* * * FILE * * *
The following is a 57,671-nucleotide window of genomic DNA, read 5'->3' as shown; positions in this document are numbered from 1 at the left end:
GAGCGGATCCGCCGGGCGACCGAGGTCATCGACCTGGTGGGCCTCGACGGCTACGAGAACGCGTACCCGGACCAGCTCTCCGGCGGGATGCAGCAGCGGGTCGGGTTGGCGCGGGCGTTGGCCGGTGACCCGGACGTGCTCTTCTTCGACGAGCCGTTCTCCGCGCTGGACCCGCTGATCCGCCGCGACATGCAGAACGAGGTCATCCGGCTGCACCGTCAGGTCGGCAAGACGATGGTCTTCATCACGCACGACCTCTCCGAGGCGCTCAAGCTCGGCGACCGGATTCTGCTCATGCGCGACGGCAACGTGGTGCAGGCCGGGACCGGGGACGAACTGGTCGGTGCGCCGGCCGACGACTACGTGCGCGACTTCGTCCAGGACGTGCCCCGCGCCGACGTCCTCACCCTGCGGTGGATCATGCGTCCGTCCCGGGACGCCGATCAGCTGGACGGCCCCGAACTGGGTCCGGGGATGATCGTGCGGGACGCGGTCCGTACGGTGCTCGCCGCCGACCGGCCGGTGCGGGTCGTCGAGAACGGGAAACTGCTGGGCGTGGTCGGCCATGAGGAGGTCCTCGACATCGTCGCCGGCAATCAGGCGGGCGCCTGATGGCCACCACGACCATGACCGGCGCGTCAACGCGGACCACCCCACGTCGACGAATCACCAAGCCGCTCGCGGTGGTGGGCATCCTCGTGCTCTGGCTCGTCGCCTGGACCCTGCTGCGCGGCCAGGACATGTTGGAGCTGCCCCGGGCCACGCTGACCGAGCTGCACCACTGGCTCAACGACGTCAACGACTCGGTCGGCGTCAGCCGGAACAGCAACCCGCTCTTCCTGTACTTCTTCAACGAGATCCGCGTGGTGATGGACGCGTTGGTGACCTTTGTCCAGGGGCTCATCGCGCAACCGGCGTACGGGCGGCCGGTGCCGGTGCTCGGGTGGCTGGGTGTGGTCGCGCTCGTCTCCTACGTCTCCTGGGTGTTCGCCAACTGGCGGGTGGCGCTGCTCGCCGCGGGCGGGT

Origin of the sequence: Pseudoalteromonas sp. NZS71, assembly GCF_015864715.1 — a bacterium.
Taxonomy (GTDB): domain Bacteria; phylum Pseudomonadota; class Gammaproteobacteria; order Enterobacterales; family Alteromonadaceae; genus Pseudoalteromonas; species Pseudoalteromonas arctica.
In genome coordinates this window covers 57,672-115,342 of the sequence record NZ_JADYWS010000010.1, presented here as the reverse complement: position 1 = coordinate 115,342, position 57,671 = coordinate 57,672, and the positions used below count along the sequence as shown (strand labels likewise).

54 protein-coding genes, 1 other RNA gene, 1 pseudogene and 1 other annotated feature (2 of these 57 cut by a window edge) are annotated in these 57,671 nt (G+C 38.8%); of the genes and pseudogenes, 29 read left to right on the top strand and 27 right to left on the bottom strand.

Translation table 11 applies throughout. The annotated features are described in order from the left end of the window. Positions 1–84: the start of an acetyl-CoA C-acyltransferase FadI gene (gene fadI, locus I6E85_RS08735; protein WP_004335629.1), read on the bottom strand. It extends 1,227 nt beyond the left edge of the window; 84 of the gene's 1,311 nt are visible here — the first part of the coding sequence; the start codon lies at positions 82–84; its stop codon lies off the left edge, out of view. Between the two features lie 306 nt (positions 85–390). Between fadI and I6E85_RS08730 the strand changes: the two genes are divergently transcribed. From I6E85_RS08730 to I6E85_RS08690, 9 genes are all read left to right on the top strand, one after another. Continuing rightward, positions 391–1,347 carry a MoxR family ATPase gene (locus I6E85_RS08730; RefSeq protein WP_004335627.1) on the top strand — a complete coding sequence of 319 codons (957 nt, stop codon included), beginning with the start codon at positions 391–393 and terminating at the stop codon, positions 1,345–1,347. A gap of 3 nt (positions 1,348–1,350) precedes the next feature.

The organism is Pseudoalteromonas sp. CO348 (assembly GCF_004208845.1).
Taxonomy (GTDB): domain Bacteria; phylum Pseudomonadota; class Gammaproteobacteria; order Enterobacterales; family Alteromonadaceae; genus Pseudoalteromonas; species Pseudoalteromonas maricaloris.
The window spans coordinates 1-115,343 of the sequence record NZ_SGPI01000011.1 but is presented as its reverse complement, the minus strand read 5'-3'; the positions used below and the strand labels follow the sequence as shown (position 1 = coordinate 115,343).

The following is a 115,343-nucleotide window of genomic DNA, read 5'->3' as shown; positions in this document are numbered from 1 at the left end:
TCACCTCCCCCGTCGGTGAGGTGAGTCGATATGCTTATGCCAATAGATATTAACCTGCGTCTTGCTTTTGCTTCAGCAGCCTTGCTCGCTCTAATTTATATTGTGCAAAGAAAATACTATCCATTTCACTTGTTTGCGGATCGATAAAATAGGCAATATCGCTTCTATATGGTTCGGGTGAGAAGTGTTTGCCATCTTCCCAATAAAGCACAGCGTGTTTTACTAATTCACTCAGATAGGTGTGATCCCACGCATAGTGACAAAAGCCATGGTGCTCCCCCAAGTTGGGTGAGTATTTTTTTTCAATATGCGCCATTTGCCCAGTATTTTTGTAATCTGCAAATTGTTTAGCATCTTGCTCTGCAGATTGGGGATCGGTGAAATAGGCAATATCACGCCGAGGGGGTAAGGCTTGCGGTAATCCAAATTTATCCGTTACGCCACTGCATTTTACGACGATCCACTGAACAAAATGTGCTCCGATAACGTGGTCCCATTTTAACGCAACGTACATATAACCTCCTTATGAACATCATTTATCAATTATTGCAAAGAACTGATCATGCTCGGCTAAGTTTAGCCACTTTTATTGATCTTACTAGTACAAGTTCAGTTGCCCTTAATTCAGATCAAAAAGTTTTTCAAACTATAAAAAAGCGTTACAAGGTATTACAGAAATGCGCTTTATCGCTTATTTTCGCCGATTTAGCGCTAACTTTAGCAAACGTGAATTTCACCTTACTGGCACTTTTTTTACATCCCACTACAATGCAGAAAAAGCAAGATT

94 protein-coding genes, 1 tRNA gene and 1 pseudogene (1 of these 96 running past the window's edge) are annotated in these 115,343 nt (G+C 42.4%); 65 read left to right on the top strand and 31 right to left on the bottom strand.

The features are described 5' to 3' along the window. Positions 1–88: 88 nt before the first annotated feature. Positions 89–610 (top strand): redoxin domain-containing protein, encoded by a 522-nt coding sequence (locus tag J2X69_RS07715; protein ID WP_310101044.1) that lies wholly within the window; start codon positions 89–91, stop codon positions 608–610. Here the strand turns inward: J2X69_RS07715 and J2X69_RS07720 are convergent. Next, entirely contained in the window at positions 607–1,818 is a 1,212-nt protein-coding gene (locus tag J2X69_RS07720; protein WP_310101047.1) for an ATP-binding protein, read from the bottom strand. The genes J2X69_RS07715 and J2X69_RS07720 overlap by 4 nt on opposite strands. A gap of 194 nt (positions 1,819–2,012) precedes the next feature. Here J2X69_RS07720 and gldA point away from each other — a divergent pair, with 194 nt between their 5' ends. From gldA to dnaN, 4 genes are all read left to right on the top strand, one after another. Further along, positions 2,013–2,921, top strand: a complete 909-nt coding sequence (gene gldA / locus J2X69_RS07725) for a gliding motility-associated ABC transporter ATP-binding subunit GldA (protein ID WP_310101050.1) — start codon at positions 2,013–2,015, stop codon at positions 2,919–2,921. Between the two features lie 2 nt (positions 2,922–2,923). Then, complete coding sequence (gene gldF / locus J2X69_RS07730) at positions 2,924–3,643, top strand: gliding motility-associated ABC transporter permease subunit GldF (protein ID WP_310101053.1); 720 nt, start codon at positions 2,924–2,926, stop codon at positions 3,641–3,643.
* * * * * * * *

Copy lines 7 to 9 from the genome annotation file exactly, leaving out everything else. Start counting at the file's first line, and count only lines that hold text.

Translation table 11 applies throughout. The annotated features are described in order from the left end of the window. Positions 1–84: the start of an acetyl-CoA C-acyltransferase FadI gene (gene fadI, locus I6E85_RS08735; protein WP_004335629.1), read on the bottom strand. It extends 1,227 nt beyond the left edge of the window; 84 of the gene's 1,311 nt are visible here — the first part of the coding sequence; the start codon lies at positions 82–84; its stop codon lies off the left edge, out of view. Between the two features lie 306 nt (positions 85–390). Between fadI and I6E85_RS08730 the strand changes: the two genes are divergently transcribed. From I6E85_RS08730 to I6E85_RS08690, 9 genes are all read left to right on the top strand, one after another. Continuing rightward, positions 391–1,347 carry a MoxR family ATPase gene (locus I6E85_RS08730; RefSeq protein WP_004335627.1) on the top strand — a complete coding sequence of 319 codons (957 nt, stop codon included), beginning with the start codon at positions 391–393 and terminating at the stop codon, positions 1,345–1,347. A gap of 3 nt (positions 1,348–1,350) precedes the next feature.

The organism is Pseudoalteromonas sp. CO348 (assembly GCF_004208845.1).
Taxonomy (GTDB): domain Bacteria; phylum Pseudomonadota; class Gammaproteobacteria; order Enterobacterales; family Alteromonadaceae; genus Pseudoalteromonas; species Pseudoalteromonas maricaloris.